FSA in Scotland
Saturated fat and energy
Currently people are eating more saturated fat, on average, than is recommended, and rising levels of obesity indicate that energy intakes currently exceed energy requirements. Both these issues raise serious health concerns, particularly in relation to coronary heart disease, some cancers and type 2 diabetes.
The Agency has a saturated fat and energy intake programme, which aims to reduce saturated fat intakes and contribute to helping consumers achieve and maintain energy balance. It has run two phases of its saturated fat consumer awareness campaign in 2009 and 2010.
More in this section
Friday 26 March 2010
In February 2008, the Agency published its saturated fat and energy intake programme, which outlines the actions needed to help consumers reduce saturated fat intakes and balance the amount of calories they consume with their needs.
Recommendations to industry on saturated fat and added sugar reductions, and portion size availability for biscuits, cakes, buns, chocolate confectionery and soft drinks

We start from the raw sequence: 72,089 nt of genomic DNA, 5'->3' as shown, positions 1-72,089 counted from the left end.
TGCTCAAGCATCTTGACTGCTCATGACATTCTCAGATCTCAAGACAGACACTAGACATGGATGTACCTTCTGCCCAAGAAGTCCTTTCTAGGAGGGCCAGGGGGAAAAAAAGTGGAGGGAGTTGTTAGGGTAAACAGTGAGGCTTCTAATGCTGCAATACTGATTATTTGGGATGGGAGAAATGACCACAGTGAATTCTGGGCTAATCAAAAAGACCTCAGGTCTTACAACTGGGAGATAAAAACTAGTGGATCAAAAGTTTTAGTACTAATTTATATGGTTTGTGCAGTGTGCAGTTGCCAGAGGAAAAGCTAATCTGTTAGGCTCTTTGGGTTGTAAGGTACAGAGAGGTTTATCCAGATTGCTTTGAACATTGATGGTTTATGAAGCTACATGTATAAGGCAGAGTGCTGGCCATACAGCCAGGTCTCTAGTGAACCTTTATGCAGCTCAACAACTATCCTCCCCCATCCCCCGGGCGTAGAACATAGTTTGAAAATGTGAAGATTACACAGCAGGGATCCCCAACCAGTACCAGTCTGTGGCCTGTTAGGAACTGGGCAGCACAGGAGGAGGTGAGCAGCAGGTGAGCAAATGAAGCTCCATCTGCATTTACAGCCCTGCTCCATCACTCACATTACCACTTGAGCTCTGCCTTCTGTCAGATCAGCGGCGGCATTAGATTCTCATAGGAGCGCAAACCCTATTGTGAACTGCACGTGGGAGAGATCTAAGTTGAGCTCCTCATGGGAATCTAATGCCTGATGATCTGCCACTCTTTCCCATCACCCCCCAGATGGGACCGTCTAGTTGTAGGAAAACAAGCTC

Tuesday 23 March 2010
In March 2010, following a public consultation, the Agency published its final recommendations to industry on saturated fat and added sugar reductions, and portion-size availability for biscuits, cakes, buns, chocolate confectionery and soft drinks.
Tuesday 10 February 2009
The Agency is working with food businesses and their trade associations to support and encourage reductions in the levels of saturated fat and added sugar in the foods they produce.
Monday 4 February 2008
Trans fats (or trans fatty acids) have a similar effect on blood cholesterol as saturated fats – they raise the type of cholesterol in the blood that increases the risk of heart disease. Average intakes of trans fats in the UK are however just half the two percent maximum recommended intake of our total food energy and therefore not a cause for concern.